In the introduction to Capitalism and Freedom, Milton Friedman complained of the perversion of the word “liberalism,” which early in the 20th century underwent a shift in meaning from a philosophy favoring free markets and individual liberty to a philsophy favoring government intervention to guarantee individual security. He quoted Joseph Schumpeter’s statement that the enemies of the system of free enterprise had appropriated its label.
This is true in a sense which Friedman perhaps did not intend. Most people who call themselves “liberal” these days are, indeed, hardly friends of free enterprise. But if Friedman meant to imply that liberal Democrats are uniquely hostile to free markets, among political movements in the American mainstream, he was mistaken.
In fact, any time you hear a politician on C-SPAN or a wonk on one of the talking head shows praise “our free enterprise system” or “our free market system,” you can be morally certain the words are being spoken by an enemy of free enterprise and free markets.
The people who talk most about “free enterprise” and “free markets” in American political discourse, far from actually favoring those things, have appropriated the label “free enterprise” for their system of corporate welfare, corporate protectionism, and crony capitalism.
Quite frankly, I’m thoroughly sick of seeing right-wing Republicans referred to as “free market fundamentalists” by people like Thomas Frank. I’m sick of seeing “free market” treated, on the Left, as synonymous with a modernized version of Robber Baron capitalism. But it’s hard to blame them for this, considering that about the only people you see praising “the free market” in the mainstream media are, well, Robber Barons.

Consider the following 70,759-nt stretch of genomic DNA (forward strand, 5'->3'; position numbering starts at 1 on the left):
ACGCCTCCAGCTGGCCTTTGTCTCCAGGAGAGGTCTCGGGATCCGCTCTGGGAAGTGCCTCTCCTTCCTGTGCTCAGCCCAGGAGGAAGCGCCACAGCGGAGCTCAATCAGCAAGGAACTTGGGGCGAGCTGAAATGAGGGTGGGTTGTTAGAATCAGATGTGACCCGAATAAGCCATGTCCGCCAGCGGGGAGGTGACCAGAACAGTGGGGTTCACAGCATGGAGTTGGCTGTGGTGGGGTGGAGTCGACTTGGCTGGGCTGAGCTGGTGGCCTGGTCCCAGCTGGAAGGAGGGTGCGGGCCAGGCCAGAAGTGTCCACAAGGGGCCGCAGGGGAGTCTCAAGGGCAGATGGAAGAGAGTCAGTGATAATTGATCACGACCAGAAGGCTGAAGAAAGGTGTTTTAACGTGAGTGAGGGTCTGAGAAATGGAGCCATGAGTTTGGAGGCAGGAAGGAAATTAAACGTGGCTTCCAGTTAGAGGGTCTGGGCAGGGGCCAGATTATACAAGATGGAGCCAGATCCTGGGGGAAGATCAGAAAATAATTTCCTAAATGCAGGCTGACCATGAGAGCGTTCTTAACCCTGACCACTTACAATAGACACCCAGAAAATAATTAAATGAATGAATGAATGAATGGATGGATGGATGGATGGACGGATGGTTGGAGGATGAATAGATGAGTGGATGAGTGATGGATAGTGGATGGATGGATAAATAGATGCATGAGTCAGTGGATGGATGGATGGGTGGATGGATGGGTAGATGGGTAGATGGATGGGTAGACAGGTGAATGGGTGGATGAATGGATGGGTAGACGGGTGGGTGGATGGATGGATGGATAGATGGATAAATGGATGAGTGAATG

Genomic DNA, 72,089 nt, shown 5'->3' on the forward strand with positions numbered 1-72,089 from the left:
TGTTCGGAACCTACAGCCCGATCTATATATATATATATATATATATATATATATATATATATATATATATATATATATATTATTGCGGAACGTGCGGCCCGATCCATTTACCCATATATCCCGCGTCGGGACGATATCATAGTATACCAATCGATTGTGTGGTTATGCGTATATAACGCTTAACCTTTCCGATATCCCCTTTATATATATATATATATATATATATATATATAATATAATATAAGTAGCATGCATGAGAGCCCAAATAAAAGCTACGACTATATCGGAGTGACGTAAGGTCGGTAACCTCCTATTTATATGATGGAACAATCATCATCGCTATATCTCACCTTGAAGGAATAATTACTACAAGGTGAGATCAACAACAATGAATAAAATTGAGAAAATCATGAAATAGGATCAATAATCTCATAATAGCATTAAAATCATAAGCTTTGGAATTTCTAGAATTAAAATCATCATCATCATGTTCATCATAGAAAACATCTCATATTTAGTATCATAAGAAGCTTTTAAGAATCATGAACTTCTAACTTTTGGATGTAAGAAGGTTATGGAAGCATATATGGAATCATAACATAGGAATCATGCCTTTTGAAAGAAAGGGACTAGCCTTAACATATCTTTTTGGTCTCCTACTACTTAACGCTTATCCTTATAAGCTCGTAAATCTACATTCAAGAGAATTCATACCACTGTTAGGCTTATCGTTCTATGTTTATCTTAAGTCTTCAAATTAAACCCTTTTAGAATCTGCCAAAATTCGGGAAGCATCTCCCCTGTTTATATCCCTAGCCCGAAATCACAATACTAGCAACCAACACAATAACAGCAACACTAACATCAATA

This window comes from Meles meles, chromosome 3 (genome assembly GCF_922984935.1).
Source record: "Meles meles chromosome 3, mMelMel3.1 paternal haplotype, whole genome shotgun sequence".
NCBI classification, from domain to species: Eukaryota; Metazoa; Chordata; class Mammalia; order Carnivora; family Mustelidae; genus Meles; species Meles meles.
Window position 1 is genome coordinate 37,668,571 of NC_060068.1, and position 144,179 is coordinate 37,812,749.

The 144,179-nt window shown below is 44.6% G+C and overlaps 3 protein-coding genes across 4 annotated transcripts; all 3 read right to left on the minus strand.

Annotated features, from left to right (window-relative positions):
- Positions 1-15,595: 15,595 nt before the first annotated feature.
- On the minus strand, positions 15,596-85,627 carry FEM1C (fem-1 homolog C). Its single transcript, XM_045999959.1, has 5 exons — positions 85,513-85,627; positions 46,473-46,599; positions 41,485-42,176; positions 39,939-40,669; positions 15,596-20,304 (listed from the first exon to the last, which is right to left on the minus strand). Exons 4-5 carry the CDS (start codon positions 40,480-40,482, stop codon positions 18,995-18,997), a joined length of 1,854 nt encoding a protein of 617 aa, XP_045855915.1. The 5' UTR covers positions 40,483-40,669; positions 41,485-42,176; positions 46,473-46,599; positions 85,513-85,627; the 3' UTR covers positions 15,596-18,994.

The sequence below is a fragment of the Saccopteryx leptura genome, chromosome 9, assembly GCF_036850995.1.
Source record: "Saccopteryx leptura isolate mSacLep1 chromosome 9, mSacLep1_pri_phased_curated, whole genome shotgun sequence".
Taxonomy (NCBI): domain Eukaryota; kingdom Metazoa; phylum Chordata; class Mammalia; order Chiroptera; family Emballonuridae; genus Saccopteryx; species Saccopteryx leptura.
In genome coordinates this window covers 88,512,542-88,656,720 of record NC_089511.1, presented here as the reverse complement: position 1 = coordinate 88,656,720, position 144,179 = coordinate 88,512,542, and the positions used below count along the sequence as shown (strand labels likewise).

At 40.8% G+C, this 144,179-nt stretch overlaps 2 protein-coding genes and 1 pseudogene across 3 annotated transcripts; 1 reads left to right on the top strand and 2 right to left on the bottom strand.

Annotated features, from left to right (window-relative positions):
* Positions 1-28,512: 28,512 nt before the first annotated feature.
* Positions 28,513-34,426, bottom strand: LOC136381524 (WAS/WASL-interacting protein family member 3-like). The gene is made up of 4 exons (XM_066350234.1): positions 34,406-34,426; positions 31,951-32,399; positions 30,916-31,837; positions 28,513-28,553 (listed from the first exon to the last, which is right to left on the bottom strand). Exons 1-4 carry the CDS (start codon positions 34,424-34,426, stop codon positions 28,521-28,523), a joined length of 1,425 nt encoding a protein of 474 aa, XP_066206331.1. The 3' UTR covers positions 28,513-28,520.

It’s a shame they’ve managed to get away with it. I have a more respect for those who, no matter how morally odious, at least are honest enough to admit where the interests of the corporate piggies at the trough really lie when it comes to free markets.
The private sentiments of the so-called friends of “free enterprise” — people like Dick Cheney, Tom Delay, and Dick Armey — are probably more honestly represented by former Archer Daniels Midland CEO Dwayne Andreas: “The competitor is our friend and the customer is our enemy.” “The only place you see a free market is in the speeches of politicians.”
Tom Friedman, the foremost defender of corporate globalization, knows exactly what the system really requires:
“For globalism to work, American can’t be afraid to act like the almighty superpower that it is. The hidden hand of the market will never work without a hidden fist. McDonald’s cannot flourish without McDonnell Douglas, the designer of the U.S. Air Force F-15. And the hidden fist that keeps the world safe for Silicon Valley’s technologies to flourish is called the U.S. Army, Air Force, Navy and Marine Corps.”
But then, I like the cheerfully sociopathic Blago unknowingly recorded on the phone (“effing golden”) a lot better than the guy on the talking head shows who lifts his eyes heavenward and compares himself to Gandhi and Mother Theresa. At least with people like Andreas and Friedman, you know what you’re dealing with. No hokum about “free enterprise.” Just flaming death from the skies for anybody who fails to ratify the Uruguay Round TRIPS accord or stops using the dollar as a reserve currency.
If you want a living illustration of the moral cancer at the heart of what passes for “free market” advocacy, just look at Dick Cheney saying “the government never made anyone rich” — while Halliburton/KBR gobbles down slop by the bucketfull.
It’s no wonder “free enterprise” and “free markets” have fallen into such ill repute among broad sections of the American public. You can thank their most vocal defenders. If “free markets” meant what the folks at FreedomWorks and AEI meant by them, I’d hate them too.
Fortunately, though, they don’t. Free markets — genuine free markets, without subsidies or protections for big business — are the enemies of corporate power. But you’ll never see anyone saying that on CNBC or the Wall Street Journal editorial page.